Saturday, October 30, 2010

Homeschool Blues

Hat tip to my good friend and fellow homeschooling mom, Angie, for telling me about this video. Love it!

Wednesday, October 27, 2010

Artsy Craftsy

Oak Meadow provides a lot...a whole lot...of enrichment activities to go along with what we are studying. I'm thrilled to have the activities planned for me. That makes it so easy. Here are a few things we've done recently.

Thing 4 has been studying Native American cultures, so we made corn husk dolls and dream catchers. We invited our sweet friends to do these crafts with us.

Thing 3 has been studying Colonial America, so we made pinch pots and we're in the process of doing a little needlework. The needlework thing has made Thing 3 thankful that he was not born a female in Colonial times.

In our Animal Habitat study, we learned about ways we can improve the habitat for some animals. We made bird feeders.

Whew! I'm about ready for some worksheets!

Tuesday, October 19, 2010

Fall Break!

Fall Break starts Thursday and goes through Monday. I am doing the Happy Dance!

Most homeschooling moms I know don't take Fall Break or many of the other typical school breaks. I, however, welcome the public school vacations and take them just as if my children were in public school. I do it with little guilt, too. Maybe I'm just a slacker, I don't know, and at this point, I don't really care. I just know that after 8.5 weeks of lots of focused time with my precious angels, I need a break. If that makes me a slacker, then call me a slacker. I've been called worse.

So tomorrow our school work will consist of doing our history crafts for the week and then we break until next Tuesday. The OE Dad insists I deserve the time off (smart man, eh?), and I couldn't agree more.

Tuesday, October 5, 2010


Oak Meadow Science is very hands-on. The kids and I really appreciate that. Science is so much more meaningful when you can see and touch it.

Here are just a few photos of some of our science activities from the past few weeks.

The kiddos are gathering pond water for our observation of bacteria growth. We put tap water, pool water and pond water in petri dishes with agar to see which would grow the most bacteria. The children's hypothesis was that the pond water would grow more bacteria. They were right, of course. You'll have to take my word for it because I forgot to take pictures of the bacteria growth.

Since I had extra petri dishes and agar, we decided to swab some things around the house to see what kind of bacteria we could grow. We swabbed the toilet seat, the door handle in the bathroom, the coffee maker handle, the computer keyboard, Thing 4's bear that she has slept with (and chewed on) since she was 6 months old (aptly named "Yucky Bear Bear" by her brothers), and Thing 3, who had a bad cold at the time, coughed in one of the dishes. Ick.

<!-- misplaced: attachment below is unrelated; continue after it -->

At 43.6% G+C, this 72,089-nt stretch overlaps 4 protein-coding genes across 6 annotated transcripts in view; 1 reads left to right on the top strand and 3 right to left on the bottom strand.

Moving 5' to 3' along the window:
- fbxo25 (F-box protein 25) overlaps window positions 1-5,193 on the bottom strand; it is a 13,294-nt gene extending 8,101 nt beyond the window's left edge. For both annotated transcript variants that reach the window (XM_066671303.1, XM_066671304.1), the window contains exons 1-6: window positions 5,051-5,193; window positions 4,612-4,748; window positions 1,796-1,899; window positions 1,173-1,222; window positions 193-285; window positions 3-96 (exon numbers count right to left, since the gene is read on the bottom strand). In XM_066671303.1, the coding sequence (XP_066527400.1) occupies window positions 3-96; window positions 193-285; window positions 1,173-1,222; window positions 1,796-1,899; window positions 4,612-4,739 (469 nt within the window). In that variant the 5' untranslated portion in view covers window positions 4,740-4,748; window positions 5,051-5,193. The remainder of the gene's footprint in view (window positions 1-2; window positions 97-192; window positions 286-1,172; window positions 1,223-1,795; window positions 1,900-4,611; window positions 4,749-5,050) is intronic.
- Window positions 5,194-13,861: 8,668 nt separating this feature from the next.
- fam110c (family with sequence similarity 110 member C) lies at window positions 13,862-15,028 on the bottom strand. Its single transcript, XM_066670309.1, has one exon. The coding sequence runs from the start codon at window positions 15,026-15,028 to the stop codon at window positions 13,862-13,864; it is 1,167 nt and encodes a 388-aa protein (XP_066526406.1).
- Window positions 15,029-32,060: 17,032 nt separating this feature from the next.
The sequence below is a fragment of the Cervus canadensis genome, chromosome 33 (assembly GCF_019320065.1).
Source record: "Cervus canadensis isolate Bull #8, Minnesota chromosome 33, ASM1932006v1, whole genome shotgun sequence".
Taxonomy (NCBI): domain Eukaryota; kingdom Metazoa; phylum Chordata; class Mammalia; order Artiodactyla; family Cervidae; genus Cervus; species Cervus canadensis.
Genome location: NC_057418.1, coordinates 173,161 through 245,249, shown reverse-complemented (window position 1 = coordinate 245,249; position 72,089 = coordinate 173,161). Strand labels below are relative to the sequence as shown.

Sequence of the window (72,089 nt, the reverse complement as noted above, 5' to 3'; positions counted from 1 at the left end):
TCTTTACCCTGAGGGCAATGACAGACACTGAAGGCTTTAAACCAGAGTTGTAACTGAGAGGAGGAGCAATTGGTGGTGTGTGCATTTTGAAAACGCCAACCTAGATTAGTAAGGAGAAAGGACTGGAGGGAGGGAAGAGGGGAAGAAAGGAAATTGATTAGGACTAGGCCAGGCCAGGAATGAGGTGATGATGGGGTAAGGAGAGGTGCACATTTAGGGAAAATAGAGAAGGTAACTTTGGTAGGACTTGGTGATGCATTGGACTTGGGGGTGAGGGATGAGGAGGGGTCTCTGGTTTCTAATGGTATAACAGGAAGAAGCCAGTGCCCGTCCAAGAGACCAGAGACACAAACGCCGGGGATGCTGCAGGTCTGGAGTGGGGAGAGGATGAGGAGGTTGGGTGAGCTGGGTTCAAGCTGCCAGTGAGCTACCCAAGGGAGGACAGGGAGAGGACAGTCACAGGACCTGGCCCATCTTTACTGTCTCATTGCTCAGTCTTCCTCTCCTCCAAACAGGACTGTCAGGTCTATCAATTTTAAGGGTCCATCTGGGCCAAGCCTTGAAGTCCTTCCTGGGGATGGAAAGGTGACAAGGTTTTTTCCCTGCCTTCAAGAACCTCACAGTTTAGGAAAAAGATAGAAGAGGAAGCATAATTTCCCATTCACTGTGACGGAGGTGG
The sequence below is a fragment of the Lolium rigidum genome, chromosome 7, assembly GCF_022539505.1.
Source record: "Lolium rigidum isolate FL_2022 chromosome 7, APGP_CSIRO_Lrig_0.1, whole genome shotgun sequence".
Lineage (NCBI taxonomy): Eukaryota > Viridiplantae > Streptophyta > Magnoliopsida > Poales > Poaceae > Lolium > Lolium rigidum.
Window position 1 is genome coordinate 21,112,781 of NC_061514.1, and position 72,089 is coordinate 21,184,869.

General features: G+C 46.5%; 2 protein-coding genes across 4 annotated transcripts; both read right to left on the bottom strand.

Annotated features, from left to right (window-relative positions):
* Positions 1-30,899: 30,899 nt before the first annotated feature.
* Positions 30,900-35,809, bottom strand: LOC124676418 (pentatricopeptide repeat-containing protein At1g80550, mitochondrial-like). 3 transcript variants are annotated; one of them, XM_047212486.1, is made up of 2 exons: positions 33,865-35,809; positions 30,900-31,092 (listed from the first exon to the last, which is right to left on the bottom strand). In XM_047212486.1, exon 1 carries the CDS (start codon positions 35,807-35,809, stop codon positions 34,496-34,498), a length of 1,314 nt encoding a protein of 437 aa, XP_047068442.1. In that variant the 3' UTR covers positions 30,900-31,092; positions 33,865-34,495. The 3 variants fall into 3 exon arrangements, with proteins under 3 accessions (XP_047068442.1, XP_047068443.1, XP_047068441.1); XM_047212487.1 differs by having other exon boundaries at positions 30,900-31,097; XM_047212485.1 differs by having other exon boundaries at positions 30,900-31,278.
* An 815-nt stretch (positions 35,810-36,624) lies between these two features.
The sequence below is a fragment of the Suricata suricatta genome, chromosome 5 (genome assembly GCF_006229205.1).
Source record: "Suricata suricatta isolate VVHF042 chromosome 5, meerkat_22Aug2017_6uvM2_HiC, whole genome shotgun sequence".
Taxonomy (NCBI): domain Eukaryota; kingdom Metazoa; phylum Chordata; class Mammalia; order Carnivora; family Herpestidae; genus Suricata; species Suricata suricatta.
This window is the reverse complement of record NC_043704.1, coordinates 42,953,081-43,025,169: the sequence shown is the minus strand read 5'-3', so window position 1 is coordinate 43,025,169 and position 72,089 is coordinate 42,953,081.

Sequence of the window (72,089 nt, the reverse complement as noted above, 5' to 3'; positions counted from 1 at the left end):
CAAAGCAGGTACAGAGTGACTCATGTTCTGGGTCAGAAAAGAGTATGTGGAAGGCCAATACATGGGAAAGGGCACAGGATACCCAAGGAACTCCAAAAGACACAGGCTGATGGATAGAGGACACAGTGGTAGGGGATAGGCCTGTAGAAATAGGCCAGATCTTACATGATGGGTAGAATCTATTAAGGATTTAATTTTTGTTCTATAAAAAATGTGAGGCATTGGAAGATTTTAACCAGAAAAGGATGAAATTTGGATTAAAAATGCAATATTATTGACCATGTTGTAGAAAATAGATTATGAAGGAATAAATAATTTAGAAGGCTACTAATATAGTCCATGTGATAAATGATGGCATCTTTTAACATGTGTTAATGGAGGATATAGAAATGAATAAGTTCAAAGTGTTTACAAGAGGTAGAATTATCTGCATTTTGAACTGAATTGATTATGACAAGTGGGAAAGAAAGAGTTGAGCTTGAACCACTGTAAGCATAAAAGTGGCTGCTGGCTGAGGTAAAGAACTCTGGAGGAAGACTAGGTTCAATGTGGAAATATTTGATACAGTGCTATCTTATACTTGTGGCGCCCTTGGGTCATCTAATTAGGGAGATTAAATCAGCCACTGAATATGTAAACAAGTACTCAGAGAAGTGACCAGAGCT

Here, the kiddos are looking at Thing 4's blood. She made good use of the nasty scrapes she had on her knees after having a bad fall on her skates.

Science rocks!

Friday, October 1, 2010

A Cool Dam Tour!

Earlier this week, the munchkins and I went on a tour of Pensacola Dam at Grand Lake with some of our awesome Otherwise Educating friends.

Or, as my homeschooling friends and I like to call it, the Dam Tour. (We spend entirely too much time around pre-adolescent and teenaged boys.) We never tired of the (bad) joke. We went on a dam tour, had a cool dam tour guide and took some good dam photos. Our collective mental age is currently somewhere around 11, I think. Ok, truth be told, we really can't blame it on the boys. We just need to get out more.

The OE Dad accompanied us on this field trip and was glad he did. He put this field trip right up there with the tour of the PAC.

The Pensacola Dam is on the National Register of Historic Places. It was built in the late 1930s so there is a lot of history there.

Cool Art Deco light:

The building used to be a fallout shelter:

There is still a gas mask and "telephone" in the original Otis elevator:

Thing 4 operating the elevator:

We did learn some more technical things about the dam, but I am more interested in history than the generation of electricity, so not a lot of that information stuck with me, but the kiddos remember. I do remember that the dam provides electricity for 24 OK counties and some counties in Missouri and Kansas.

It was definitely worth the drive.


Related Posts with Thumbnails